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Mauritius – an adventure of survival



Patrizia Vecchio recounts a salutary tale about a drift dive in Mauritius that goes horribly wrong and leaves her and her buddies adrift on the surface for several hours

It was my first time travelling alone on a scuba-diving holiday. During my two-week stay in Mauritus, I lived at an unassuming hotel in the Grand Gaube coastal area, by the Indian Ocean. My last week quickly arrived, and I realised I was only two dives short of reaching my 100th. Quite a milestone for a scuba diver! This also meant I would successfully complete my Drift Diver certification.

With a big smile, I booked a double-tank dive and planned a beach party upon return. It was to be the perfect way to end my holiday – or so I thought. Who would have known this would be the longest drift dive of my life?


The longest drift dive of my life 

It was winter time, so choppy crossings, strong winds and strong currents were a normal occurrence. However, on this particular Friday, the wind was extremely violent, causing rough waves. The crossing was treacherous, but we did not suspect any threat. The five of us soon arrived at the dive centre, loaded all our equipment on board, and left for Coin de Mire – a little island which was one of our regular dive spots there.

It was not long after we plunged into the sea that we quickly came to realise the underwater current was exceptionally strong, causing us to crawl, holding onto corals. Our instructor decided to abort the dive and the five of us surfaced after only half an hour. We inflated our jackets and waited for our boat to spot us.

We had a clear view of the bay, and we could see two catamarans anchoring, but our vessel was not in sight. The current was pulling us out, so we inflated an SMB and used our whistles, hoping to draw attention. No luck. And we were drifting out.

We formed a close group – three divers in the front and two in the back – and started finning. Initially, the current was pulling us towards land. But then, high waves, rain and wind shoved us in the wrong direction. All our finning efforts seemed to be for nothing. We had already been in the water for two hours. Until then, we did not see or hear any boats, airplanes or helicopters looking for us. Being in such a situation with another four experienced divers was very beneficial. We were all capable of restraining our emotions and maintaining high spirits. We supported each other and kept one another motivated enough to keep going. We then decided to try to reach the island behind us. At least the rain had stopped and a blue, sunny sky was supporting us.

After three hours in the water we started seeing the first aircraft hovering in the distance. We waved with an SMB and tried to attract attention. But the plane was too far away. Our survival instincts kept our minds and emotions busy and numb. Time passed and the plane returned, flying ever closer. The plane flew over our area four times, and we suspect that in one of these passings they spotted us, because they sent the co-ordinates to the Coast Guard.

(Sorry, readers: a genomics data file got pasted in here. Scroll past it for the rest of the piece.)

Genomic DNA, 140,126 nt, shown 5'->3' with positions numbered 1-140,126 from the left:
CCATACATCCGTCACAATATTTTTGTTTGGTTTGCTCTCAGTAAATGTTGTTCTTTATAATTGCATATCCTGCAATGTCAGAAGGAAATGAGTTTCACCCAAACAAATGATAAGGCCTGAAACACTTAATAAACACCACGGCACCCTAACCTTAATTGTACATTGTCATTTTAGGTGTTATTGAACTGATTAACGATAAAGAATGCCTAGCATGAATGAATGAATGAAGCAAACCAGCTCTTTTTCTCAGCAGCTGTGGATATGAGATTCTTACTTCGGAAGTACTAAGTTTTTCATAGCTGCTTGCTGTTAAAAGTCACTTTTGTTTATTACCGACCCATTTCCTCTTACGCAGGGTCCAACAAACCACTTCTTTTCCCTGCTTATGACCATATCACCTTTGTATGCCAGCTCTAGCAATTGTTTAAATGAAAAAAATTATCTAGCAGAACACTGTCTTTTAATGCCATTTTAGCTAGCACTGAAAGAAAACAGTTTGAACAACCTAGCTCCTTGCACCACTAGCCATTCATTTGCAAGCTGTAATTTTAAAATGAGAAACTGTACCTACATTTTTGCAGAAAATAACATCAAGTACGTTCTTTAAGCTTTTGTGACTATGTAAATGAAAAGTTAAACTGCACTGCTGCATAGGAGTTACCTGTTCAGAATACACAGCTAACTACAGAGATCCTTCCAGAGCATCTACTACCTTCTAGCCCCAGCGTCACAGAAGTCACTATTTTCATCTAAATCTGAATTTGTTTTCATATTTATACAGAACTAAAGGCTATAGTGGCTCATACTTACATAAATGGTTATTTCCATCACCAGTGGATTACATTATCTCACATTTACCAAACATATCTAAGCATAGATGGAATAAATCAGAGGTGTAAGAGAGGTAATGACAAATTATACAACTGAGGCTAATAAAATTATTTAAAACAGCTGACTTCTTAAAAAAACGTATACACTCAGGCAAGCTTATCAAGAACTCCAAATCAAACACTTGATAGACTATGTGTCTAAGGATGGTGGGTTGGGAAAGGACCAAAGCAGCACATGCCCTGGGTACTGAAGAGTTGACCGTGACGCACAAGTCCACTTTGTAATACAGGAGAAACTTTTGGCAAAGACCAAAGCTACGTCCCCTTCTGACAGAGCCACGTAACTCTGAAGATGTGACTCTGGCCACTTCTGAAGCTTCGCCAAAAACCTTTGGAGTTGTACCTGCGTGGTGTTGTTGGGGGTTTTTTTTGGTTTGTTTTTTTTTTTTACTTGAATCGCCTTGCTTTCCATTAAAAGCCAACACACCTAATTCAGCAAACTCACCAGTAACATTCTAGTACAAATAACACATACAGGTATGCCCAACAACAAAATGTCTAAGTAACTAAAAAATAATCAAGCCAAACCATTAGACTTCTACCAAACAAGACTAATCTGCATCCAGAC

After fighting for our lives for more than five hours in the rough ocean, we finally heard a boat. None of us believed it to be so close. When we spotted the speedboat sent by the Coast Guard, we just looked at it in utter disbelief.


What I learnt from this experience 

Our adventure was over. We were out of the water at last, finally safe and alive. On the boat we euphorically embraced one another – no further comments needed.

The biggest lesson I learnt from this experience is to always be critical – to always double-check every detail of what dive centres are doing, to use your own experience, as well as that of your diving buddies, to rule out possible risks, and then maybe you can prevent these accidents from happening in the future… maybe.

In the end, I did not hold the beach party after all. But, at least, I was alive to tell the tale.


Avoid getting lost and increase your chances of getting found again! 

As part of its many safety campaigns, DAN Europe is currently running an informative campaign to help divers reduce the risk of getting lost at sea.


About the author

Born and brought up in Milan, Italy, Patrizia lives in Brixen (Sudtirol) and speaks English, German and Italian. She first took the plunge in Egypt, back in 2007, and ever since diving has become a very important part of her life, the perfect way to meet people from all around the world, united by the passion for the blue.


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Picture of Mark Evans
Mark Evans
Scuba Diver's Editorial Director Mark Evans has been in the diving industry for nearly 25 years, and has been diving since he was just 12 years old. nearly 40-odd years later and he is still addicted to the underwater world.
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